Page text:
Monday, February 09, 2009

gimme your lunch money!

As if I need this kind of aggro on a Monday morning. X forwarded me this NYTimes piece written by David Carr (Night of the Gun). It seems like less than a month since I bitched about some portion of the music industry; and now this? About 15 years ago Pearl Jam sued Ticketmaster (or maybe it was the venues under contract to Ticketmaster: same thing) along the lines of monopoly or antitrust issues. Talk to the lawyers in the family if you need actual legal jargon. The gist was that Ticketmaster and the contracted venues didn’t allow artists to set prices and / or service fee details. Basically, just about every venue of size in America was under Ticketmaster contract so if an artist wanted to play that venue they had to essentially agree to Ticketmaster rules. The options for any band back then, if not playing within the established contracted circuit, were limited to places like the Cheyenne RodeoPlex. Pearl Jam, in the final judgement, didn’t win its lawsuit. I remember how music fans reacted to the entire string of events: very supportive of the band at first, but not overly concerned that they lost; the band almost became a joke of sorts. Why? Well, Pearl Jam was then standing on top of the World – the biggest draw, the most sales, the king of kings. I think everyone figured that it cost the band nothing to step forward and complain because they’d just go home to Seattle when it was over and still be ridiculously wealthy. It seems quaint now, doesn’t it? But don’t we want the artists with the muscle to flex it on behalf of the fans and smaller artists? All Pearl Jam was trying to do was keep ticket prices below $20 and service fees under $1.80 per ticket. Now, I’m not going to wander off and find a calculator to sort out the inflation index and the difference between the $20/$1.80 situation of 1994 and what would no doubt now be a $125 ticket with a $20 service fee. I think Pearl Jam probably attacked the system from the wrong legal angle – and no doubt lost on those legal grounds – but they were so far ahead in seeing what was happening to the live music industry that it’s frightening. It’s doesn’t matter much to me that in 2009 most big-time artists make almost all their money from touring; that’s not an excuse for overcharging, service fees, and artist-sanctioned scaplers. I guess if I’m going to pay $100 for a Springsteen ticket then so be it; but, I’m not cool with paying an additional $20 for ‘service fees’. Even if I had walked down to the Verizon Center to buy my ticket I would still have been responsible for that extra $20 for Ticketmaster. And for what? My time? My money? Now we find out that Ticketmaster is pushing fans off to a ticket black marketer that they own and where they scalp tickets – are we really surprised? Nope. In fact, the idea that the ticket market for any big show is open to all is a joke. One of my hockey ticket connections – an agent of sorts – told me a few weeks back, before the Springsteen tickets went on sale, that she had here order in and would be picking them up Monday morning (I think the pick up was actually from the venue.) Needless to say, they were immediately resold for a 250% profit. And now onto Mr. Springsteen…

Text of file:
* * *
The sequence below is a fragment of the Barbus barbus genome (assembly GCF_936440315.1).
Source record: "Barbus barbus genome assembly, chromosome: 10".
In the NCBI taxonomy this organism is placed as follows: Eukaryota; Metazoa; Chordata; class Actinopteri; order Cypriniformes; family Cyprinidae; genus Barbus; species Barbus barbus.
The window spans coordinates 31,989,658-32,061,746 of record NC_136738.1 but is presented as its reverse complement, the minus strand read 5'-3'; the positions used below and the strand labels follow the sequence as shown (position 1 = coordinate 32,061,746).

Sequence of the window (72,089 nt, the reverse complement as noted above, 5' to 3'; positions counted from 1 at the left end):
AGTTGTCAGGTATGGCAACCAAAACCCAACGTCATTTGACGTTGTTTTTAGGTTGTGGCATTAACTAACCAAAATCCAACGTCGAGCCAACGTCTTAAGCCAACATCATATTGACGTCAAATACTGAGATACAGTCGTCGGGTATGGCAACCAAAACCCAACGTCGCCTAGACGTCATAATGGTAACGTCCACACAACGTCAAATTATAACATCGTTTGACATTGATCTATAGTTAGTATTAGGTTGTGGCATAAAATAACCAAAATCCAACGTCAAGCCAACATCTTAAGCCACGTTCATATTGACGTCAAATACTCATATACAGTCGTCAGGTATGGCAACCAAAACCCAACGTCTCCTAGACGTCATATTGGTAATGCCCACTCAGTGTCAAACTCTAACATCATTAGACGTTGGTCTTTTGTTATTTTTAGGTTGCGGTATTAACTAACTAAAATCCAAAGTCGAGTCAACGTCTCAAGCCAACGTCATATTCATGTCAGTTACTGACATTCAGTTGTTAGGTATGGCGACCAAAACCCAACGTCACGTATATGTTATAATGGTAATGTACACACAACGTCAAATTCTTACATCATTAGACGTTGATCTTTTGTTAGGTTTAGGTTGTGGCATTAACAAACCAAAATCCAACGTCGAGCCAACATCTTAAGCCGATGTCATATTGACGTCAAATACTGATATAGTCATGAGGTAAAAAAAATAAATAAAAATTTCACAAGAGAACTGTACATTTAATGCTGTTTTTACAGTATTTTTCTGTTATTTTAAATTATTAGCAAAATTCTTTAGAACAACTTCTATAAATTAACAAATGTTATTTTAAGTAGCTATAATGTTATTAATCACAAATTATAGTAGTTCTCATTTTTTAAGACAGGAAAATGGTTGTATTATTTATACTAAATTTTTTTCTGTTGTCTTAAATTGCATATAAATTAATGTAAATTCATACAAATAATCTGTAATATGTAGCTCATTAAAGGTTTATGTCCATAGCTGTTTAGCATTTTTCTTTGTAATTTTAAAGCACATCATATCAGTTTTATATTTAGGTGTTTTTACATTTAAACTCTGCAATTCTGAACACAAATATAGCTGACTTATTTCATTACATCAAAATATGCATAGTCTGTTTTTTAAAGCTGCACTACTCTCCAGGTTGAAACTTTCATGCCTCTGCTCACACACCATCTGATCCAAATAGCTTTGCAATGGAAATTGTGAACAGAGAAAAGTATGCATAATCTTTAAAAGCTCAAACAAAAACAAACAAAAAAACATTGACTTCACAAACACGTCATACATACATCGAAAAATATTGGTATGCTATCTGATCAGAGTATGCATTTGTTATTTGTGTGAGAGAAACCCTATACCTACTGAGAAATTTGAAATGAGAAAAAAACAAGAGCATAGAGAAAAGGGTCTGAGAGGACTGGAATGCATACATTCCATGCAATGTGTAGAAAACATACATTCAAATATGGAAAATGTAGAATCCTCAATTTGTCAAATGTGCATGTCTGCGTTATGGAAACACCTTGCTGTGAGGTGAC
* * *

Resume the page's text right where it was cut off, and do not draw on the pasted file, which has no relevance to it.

First, he contracted to sell his new album only through Wal-Mart. For that, he gets a big piss off from me. He’s tried to back off now and admit that it was a mistake – but primarily because someone pointed out that their labor practices are for junk – and he, as spokesman for the people, shouldn’t support Wal-Mart; true enough. But more importantly, he shouldn’t be cutting out local records shops and dealers. Lord knows, his success has never been based on local fans and businesses. Now he’s caught up in this Ticketmaster scam because he – and other big names – didn’t step up way back in 1994 and take a stand against the behemoth. He can try to backtrack now and say that he had no idea such nefarious activities were occurring, but who’d believe it? He is just as responsible for creating and releasing the monster as anyone, and feigning shock and surprise is embarrassing. As if Ticketmaster isn’t a drain on music fans’ lives; merging with the equally monopolistic Live Nation would truly be disastrous. Live Nation has almost completely taken over ownership of most live venues and combining that with the mega ticket distribution specialist will only increase fees. It’s hard for me to be critical of artists charging a free market price for their wares; it’s not hard to complain about fees that are nothing more than free money to a third party. Apparently, free money that is then used to pawn off overcharged tickets from the same vender and ‘surprised’ artist. And, if I might say, charging people $125 for a ticket takes entertainment spending dollars out of the pockets of folks who might actually use some of that money to see a show at Iota, Jammin’ Java, or the Black Cat; venues that are the lifeblood struggling musicians.

I rest.
p.s. If you must know, my first concert ticket (Kiss/Uriah Heep, 1976) cost $5.50. We were shocked - SHOCKED - when prices skyrocketed to $6.50 for my next show (Steve Miller Ban, 1977).

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